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That didn’t take long.

We’ve barely flipped the calendar to December and the Miami Heat are already doing what most people hoped they would after they signed LeBron James and Chris Bosh to flank Dwyane Wade this summer: crumbling at the foundation.

Saturday, James bumped coach Erik Spoelstra on his way to the bench after Spoelstra called a time out. The contact triggered an avalanche of speculation about the relationship between star player and coach.

And, as former Vikings’ coach Brad Childress will tell you, it’s usually the coach who winds up under the snow when stars like Brett Favre or James disagree with the coach.

Even this summer, when everything was all rainbows, unicorns and bikini girls on South Beach, it seemed likely that Miami’s president Pat Riley would return to the sideline at some point to coach the team the way he did in 2006 when he led the Heat’s championship run.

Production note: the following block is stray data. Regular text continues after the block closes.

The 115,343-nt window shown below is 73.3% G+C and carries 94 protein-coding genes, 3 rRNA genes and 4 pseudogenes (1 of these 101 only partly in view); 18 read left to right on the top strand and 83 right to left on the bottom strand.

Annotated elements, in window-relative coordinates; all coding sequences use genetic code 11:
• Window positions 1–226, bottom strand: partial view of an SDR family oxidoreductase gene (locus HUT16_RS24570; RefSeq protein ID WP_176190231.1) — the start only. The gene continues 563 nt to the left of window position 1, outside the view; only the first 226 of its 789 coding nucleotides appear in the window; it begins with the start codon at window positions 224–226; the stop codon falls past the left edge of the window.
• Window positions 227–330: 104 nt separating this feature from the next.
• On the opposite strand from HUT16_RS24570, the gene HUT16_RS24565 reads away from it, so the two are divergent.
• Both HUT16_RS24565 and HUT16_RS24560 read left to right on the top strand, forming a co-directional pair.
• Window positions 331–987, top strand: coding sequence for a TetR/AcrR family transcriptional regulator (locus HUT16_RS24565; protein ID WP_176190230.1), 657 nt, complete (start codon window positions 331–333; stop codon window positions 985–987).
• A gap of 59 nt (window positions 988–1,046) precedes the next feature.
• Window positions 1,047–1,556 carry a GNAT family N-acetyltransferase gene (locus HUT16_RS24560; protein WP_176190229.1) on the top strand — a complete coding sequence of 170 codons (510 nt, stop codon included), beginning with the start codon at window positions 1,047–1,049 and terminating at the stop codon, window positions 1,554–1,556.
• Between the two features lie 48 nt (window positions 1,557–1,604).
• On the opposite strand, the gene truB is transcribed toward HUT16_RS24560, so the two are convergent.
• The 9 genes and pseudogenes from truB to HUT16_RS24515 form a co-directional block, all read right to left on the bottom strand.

Now, the move seems more natural than a female sunbather in France.

Injuries aren’t helping the Heat, either. Forward Mike Miller, a guy who was supposed to take some of the scoring burden off Wade and James with his three-point stroke, has been out all year and forward Udonis Haslem, evidently the only player capable of rebounding on the roster, will miss the rest of it.

With all these problems, it makes sense the team has a 10-8 record, which puts them closer to the LeBron-less Cavaliers than to the conference-leading Celtics.

Nowhere are people happier about this than in Cleveland, where the Heat will be taking their talents for a game tonight. Fans are ready to welcome James back to the city. Needless to say, it won’t be with open arms.

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